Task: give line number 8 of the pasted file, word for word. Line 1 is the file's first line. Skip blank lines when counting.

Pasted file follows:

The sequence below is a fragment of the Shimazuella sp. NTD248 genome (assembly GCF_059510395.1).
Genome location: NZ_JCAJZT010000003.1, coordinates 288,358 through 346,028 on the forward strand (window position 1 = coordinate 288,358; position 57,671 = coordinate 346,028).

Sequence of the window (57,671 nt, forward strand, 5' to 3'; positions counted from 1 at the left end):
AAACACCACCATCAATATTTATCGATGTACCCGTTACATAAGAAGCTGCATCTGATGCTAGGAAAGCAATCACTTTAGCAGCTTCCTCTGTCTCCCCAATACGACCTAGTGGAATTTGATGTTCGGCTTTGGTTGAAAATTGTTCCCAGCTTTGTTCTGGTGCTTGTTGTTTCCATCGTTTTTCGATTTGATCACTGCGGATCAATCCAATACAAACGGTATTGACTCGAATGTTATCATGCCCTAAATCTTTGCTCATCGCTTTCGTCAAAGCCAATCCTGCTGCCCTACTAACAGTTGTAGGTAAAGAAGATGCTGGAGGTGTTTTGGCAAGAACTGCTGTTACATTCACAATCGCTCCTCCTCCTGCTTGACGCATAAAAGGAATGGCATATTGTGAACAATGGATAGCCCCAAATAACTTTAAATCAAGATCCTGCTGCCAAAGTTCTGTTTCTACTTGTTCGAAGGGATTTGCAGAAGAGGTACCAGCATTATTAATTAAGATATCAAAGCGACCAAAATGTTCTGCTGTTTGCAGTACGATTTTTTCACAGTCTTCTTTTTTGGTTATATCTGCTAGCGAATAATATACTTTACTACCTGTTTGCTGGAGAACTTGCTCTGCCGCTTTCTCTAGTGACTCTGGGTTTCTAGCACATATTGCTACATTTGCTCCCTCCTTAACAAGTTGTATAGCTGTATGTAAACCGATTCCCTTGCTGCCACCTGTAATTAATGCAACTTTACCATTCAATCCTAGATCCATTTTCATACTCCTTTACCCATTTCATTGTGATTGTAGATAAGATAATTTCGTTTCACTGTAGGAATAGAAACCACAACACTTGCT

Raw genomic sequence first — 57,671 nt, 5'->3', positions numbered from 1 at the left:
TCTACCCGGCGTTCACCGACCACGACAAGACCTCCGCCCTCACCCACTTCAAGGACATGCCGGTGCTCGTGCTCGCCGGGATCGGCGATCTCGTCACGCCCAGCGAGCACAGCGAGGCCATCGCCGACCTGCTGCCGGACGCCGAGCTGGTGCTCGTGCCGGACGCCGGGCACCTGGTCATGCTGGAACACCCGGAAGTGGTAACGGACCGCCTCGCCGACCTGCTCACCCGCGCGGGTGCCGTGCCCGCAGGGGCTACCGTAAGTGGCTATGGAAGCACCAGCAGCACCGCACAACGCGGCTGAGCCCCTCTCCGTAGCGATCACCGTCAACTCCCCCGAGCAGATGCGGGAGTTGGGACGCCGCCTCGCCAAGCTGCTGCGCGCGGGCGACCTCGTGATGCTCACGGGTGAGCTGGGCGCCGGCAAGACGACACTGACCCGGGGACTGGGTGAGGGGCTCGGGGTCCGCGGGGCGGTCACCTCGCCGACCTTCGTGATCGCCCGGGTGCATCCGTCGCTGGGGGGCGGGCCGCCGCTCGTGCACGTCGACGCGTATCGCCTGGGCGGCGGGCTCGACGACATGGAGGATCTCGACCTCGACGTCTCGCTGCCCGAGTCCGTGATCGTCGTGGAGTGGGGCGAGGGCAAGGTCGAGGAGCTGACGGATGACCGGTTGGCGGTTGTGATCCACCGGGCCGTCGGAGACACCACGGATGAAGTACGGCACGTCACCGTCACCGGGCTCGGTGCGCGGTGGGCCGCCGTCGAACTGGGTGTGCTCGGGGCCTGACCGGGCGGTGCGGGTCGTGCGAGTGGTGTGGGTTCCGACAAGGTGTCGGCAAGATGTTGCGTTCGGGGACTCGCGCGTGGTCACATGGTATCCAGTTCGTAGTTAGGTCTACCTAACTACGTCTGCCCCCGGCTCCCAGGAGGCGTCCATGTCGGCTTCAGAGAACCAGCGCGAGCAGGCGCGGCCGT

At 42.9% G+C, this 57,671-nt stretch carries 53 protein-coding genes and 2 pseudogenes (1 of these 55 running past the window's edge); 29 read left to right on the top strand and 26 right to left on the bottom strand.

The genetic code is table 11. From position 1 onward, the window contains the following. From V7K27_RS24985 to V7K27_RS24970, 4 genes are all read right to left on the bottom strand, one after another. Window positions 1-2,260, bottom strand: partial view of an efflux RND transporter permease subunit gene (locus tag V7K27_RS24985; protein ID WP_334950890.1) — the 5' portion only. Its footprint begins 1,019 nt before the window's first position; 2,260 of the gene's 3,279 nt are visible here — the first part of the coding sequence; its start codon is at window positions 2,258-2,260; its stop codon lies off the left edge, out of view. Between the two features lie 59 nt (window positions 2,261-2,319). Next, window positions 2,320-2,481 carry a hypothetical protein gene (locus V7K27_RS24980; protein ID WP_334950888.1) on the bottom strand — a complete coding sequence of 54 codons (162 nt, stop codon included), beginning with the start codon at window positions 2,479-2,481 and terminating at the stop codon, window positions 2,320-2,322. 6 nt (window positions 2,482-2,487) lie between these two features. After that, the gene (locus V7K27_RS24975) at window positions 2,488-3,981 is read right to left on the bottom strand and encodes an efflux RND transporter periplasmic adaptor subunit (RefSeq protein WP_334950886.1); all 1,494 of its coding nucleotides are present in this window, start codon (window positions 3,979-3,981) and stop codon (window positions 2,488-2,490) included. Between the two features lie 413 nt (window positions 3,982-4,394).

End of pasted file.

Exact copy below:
The genetic code is table 11. From position 1 onward, the window contains the following. From V7K27_RS24985 to V7K27_RS24970, 4 genes are all read right to left on the bottom strand, one after another. Window positions 1-2,260, bottom strand: partial view of an efflux RND transporter permease subunit gene (locus tag V7K27_RS24985; protein ID WP_334950890.1) — the 5' portion only. Its footprint begins 1,019 nt before the window's first position; 2,260 of the gene's 3,279 nt are visible here — the first part of the coding sequence; its start codon is at window positions 2,258-2,260; its stop codon lies off the left edge, out of view. Between the two features lie 59 nt (window positions 2,261-2,319). Next, window positions 2,320-2,481 carry a hypothetical protein gene (locus V7K27_RS24980; protein ID WP_334950888.1) on the bottom strand — a complete coding sequence of 54 codons (162 nt, stop codon included), beginning with the start codon at window positions 2,479-2,481 and terminating at the stop codon, window positions 2,320-2,322. 6 nt (window positions 2,482-2,487) lie between these two features. After that, the gene (locus V7K27_RS24975) at window positions 2,488-3,981 is read right to left on the bottom strand and encodes an efflux RND transporter periplasmic adaptor subunit (RefSeq protein WP_334950886.1); all 1,494 of its coding nucleotides are present in this window, start codon (window positions 3,979-3,981) and stop codon (window positions 2,488-2,490) included. Between the two features lie 413 nt (window positions 3,982-4,394).